A Wrinkle in Time, Ava DuVernay
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Black Panther's Ryan Coogler pens touching ode to Ava DuVernay

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Mar 10, 2018

Ryan Coogler is at the helm of one of the top 10 grossing films domestically, and he has nothing but love for the woman whose film hoped to overtake his in box-office receipts on its opening night last night. In a touching tribute exclusively to ESPNW.com (an ESPN spin-off directed at women), the Black Panther director expressed his unending admiration for A Wrinkle in Time's Ava DuVernay on the day of her film's opening: "Ava DuVernay is someone who makes the impossible look easy." 

Add to her list of impossible achievements the fact that she brought a film version of A Wrinkle in Time to the screen at all, considering the book's reputation as unfilmable, and the fact that the project had been an unrealized dream of its producer since at least the mid-'90s. But Coogler's praise ranged far wider than this recent notch in DuVernay's belt:

In her life before I met her [the two met in 2013] she was a highly admired Hollywood publicist who owned her own company. By then she had written, produced and directed two amazing films, about black women finding hope while experiencing grief and loss, all while maintaining a production and distribution company to finance and distribute underserved independent films made by women and people of color. She was already one of my heroes, and that was before she took one of the most sought-after scripts in Hollywood and turned it into the best film about Dr. Martin Luther King that anyone will ever make.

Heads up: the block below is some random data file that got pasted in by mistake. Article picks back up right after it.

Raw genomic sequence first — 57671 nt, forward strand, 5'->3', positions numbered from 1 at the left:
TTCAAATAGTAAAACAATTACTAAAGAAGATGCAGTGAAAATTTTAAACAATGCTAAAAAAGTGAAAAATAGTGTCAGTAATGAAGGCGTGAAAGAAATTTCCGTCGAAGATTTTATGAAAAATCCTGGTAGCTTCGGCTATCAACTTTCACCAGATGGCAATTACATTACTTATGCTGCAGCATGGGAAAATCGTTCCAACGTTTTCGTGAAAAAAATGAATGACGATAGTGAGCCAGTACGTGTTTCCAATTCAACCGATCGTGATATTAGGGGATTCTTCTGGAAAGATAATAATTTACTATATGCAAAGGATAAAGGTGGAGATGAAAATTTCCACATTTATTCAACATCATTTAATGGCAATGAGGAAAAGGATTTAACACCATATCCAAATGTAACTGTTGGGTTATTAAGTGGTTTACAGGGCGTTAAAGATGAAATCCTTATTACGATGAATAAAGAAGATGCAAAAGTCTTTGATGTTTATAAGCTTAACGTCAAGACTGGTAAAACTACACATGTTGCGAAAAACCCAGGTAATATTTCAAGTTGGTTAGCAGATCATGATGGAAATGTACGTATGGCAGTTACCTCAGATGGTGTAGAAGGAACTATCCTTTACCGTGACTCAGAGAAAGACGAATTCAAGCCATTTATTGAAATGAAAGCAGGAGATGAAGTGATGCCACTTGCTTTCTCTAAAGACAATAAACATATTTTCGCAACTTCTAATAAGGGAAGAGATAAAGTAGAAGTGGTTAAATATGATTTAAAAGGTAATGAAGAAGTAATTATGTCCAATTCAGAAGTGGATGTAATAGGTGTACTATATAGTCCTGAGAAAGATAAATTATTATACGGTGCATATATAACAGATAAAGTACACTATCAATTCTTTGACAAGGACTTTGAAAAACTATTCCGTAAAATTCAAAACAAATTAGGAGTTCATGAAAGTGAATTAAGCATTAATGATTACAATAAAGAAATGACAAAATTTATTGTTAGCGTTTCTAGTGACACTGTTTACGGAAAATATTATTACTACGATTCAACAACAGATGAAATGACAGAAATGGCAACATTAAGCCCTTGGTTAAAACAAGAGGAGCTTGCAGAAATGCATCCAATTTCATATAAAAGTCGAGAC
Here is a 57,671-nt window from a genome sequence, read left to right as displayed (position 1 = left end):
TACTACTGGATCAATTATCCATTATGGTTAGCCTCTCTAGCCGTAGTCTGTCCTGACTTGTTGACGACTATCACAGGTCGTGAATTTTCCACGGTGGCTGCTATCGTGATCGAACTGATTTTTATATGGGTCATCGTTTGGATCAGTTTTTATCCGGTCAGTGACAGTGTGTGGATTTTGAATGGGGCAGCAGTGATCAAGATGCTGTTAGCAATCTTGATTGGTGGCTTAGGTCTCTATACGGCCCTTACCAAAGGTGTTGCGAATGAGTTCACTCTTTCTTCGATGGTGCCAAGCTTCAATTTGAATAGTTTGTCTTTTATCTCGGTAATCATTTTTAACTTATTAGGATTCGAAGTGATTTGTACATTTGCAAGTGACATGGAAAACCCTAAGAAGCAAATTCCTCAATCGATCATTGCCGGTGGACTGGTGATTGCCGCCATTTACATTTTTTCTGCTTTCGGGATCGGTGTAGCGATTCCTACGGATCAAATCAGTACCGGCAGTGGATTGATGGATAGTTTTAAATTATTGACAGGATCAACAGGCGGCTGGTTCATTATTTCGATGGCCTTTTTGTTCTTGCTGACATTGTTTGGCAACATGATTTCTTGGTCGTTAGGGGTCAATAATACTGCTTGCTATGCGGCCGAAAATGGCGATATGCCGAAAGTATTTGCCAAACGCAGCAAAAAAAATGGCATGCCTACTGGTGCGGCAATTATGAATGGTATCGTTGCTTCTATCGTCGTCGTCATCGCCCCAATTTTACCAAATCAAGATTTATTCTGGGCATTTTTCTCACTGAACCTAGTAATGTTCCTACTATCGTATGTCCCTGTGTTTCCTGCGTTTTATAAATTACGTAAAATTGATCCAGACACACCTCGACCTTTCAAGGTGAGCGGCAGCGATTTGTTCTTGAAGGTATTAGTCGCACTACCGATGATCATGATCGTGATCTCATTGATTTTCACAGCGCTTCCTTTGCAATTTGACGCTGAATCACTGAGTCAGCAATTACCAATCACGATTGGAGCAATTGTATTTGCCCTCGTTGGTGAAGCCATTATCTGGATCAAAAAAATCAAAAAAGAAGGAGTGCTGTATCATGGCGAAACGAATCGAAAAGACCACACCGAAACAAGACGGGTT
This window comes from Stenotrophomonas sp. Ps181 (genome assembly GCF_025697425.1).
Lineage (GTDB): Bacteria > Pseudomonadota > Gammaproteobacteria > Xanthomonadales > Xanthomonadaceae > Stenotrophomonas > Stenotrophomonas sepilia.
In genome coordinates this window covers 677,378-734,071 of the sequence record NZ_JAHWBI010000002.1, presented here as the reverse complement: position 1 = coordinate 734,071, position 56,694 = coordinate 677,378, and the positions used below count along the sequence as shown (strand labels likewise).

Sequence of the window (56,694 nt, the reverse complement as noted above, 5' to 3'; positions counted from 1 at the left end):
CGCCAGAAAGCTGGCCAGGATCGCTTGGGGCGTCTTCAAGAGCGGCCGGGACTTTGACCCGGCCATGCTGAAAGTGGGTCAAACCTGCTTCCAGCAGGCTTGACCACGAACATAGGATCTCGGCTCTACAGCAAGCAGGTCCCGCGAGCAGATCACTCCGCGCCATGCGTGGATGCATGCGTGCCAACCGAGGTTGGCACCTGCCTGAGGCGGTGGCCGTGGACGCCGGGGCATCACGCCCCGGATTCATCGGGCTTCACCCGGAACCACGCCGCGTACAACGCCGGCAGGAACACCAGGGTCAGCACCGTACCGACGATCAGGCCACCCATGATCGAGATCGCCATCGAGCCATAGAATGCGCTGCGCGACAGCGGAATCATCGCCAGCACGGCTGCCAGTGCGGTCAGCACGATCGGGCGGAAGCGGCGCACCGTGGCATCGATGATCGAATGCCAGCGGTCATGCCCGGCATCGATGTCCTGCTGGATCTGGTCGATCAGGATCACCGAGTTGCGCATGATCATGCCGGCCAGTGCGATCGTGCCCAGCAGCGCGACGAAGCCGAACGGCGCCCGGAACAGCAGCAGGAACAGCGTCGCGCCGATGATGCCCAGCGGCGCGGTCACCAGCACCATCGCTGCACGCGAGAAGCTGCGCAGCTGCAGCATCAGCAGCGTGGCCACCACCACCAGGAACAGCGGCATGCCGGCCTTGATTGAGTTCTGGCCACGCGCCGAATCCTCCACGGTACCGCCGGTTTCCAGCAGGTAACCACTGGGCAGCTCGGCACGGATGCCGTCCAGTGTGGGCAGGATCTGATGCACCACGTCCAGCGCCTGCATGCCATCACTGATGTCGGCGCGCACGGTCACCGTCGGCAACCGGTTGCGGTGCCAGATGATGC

That film was 2014's Selma, starring David Oyelowo as the Reverend Martin Luther King and depicting the 1965 voting rights march he led, along with other civil rights leaders such as Congressman John Lewis, from Selma to Montgomery, Alabama. With that film, DuVernay became the first African-American female director ever to be nominated for a Golden Globe.

Coogler went on to praise the important work DuVernay did with her adaptation of A Wrinkle in Time, echoing his earlier feeling that the director has been like a big sister to him:

But above all, it's a film about a little black girl with glasses -- like my mom, like my wife, like my big sister Ava -- who refuses to accept that her dad is lost. The main character in the film, Meg, uses her love, her hope and her kickass skills as a scientist to bring him back, and maybe she saves the universe along the way.

See Coogler's full tribute online at ESPNW.com